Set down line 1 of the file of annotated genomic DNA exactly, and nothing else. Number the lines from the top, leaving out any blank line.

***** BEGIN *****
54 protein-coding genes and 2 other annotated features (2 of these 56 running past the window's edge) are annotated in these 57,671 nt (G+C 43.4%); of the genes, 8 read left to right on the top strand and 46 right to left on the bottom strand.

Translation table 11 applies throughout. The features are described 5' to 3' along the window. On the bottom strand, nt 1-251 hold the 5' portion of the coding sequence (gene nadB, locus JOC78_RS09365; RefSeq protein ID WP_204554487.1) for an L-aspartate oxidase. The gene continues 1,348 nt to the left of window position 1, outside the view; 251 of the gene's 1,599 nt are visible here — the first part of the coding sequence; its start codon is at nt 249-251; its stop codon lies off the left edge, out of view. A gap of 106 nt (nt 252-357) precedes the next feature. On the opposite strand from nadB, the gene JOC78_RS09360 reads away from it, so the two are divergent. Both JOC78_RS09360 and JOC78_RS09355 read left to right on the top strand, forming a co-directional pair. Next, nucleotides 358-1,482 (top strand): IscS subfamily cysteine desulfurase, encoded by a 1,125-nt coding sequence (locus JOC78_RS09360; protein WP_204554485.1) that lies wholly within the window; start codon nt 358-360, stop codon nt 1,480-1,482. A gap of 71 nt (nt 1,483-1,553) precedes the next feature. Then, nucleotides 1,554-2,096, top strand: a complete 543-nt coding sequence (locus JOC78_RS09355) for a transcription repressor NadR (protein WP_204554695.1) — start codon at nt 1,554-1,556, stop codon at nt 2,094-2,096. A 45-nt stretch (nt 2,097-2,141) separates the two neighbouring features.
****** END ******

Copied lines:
54 protein-coding genes and 2 other annotated features (2 of these 56 running past the window's edge) are annotated in these 57,671 nt (G+C 43.4%); of the genes, 8 read left to right on the top strand and 46 right to left on the bottom strand.